Heroin is a highly addictive drug, and drugs of this nature are treated as very serious matters in the Ohio criminal justice system. If you are charged with possessing even a little bit of heroin, you can face felony penalties and a permanent criminal record. Fortunately, you have options and you may be able to avoid the worst of these penalties.
Classified as a Schedule I drug, heroin is considered one of the most dangerous. Obviously, this means it will be treated as a more serious matter by the police and the courts. You are facing prison time, fines, and the designation as a convicted felon and you’re no doubt under a significant amount of stress.
Contrary to what many people think, you don’t have to have drugs on you to be charged with possession. Instead, the drugs merely have to be within your control. In other words, if the drugs are found on your property or even close to you, they can be considered legally yours.
Ohio Heroin Possession – Laws & Penalties
As with other drugs, the more you are accused of possessing, the greater your potential penalty. The table below represents the maximum potential penalty you can face for possessing specific amounts of heroin.
|Amount of Heroin||Charge||Penalty|
|Up to 1 gram||5th degree felony||6-12 months in prison and $2,500 in fines|
|1 to < 5 grams||4th degree felony||6- 18 months in prison and $5,000 in fines|
|5 to < 10 grams||3rd degree felony||1-5 years in prison and $10,000 in fines|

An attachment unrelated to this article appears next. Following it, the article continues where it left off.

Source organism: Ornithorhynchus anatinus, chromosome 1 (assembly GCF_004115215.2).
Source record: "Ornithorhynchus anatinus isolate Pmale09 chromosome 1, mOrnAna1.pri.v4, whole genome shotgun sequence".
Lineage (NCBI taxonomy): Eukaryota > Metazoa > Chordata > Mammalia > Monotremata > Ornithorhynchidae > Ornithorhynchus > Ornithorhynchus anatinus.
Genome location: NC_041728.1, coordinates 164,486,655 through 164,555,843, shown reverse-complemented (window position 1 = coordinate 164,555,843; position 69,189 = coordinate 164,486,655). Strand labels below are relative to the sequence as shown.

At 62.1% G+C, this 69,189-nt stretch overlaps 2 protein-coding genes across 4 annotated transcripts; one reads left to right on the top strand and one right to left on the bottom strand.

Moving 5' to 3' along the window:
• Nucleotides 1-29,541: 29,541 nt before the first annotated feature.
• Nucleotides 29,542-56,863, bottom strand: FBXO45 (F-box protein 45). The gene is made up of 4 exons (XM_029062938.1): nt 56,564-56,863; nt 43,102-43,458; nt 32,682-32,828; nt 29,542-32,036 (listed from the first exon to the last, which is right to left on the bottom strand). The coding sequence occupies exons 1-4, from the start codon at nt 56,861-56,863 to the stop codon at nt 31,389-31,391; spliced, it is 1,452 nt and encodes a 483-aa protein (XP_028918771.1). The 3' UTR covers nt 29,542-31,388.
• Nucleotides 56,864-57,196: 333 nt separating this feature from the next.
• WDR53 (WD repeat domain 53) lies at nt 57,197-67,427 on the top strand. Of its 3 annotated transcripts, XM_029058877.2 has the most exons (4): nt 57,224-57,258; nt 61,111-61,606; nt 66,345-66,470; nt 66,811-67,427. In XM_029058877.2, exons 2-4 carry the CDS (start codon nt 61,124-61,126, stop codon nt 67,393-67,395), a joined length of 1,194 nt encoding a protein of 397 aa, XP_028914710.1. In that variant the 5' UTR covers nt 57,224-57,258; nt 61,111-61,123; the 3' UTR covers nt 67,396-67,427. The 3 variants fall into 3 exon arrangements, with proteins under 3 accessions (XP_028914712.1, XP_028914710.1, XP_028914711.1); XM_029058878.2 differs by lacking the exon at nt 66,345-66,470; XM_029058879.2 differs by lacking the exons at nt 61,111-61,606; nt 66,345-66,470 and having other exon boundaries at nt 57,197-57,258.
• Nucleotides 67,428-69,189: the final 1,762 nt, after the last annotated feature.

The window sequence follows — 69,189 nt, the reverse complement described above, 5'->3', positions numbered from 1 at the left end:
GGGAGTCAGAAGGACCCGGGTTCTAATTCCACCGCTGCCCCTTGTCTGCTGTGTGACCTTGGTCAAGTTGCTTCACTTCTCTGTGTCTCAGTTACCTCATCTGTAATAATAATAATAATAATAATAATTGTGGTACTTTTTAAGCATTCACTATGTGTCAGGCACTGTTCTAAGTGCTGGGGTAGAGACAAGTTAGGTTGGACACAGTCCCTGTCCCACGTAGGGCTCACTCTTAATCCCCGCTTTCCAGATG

|10 to < 50 grams||2nd degree felony||2-8 years in prison and $15,000 in fines|
|50 to <250 grams||1st degree felony||3-10 years in prison and $20,000 in fines|
|250 grams or more||1st degree felony||3-10 years in prison and $20,000 in fines|
If you are accused of possessing a large amount of heroin, you could be subject to a mandatory minimum sentence. This means the sentence cannot be suspended and you cannot serve probation or parole for a portion of it.
Ohio Heroin Possession – Sentencing Alternatives
Not all heroin possession cases result in a prison term. This is partially because most cases end in a plea agreement. Oftentimes, you can avoid the most serious of penalties by admitting guilt and bargaining with the prosecution for a lenient sentence. You may end up serving a shorter sentence in the county jail, or probation instead.
The state of Ohio also has drug courts that serve as an alternative to the traditional criminal courts. These courts require defendants to go through a period of intense supervision, much like a very intense probation under the watchful eye of the court. Participants are required to take part in treatment and other rehabilitative programs in order to succeed.
Consulting with a local defense attorney about the facts of your case may open up additional alternatives and options. Call today for a free legal consultation on your case.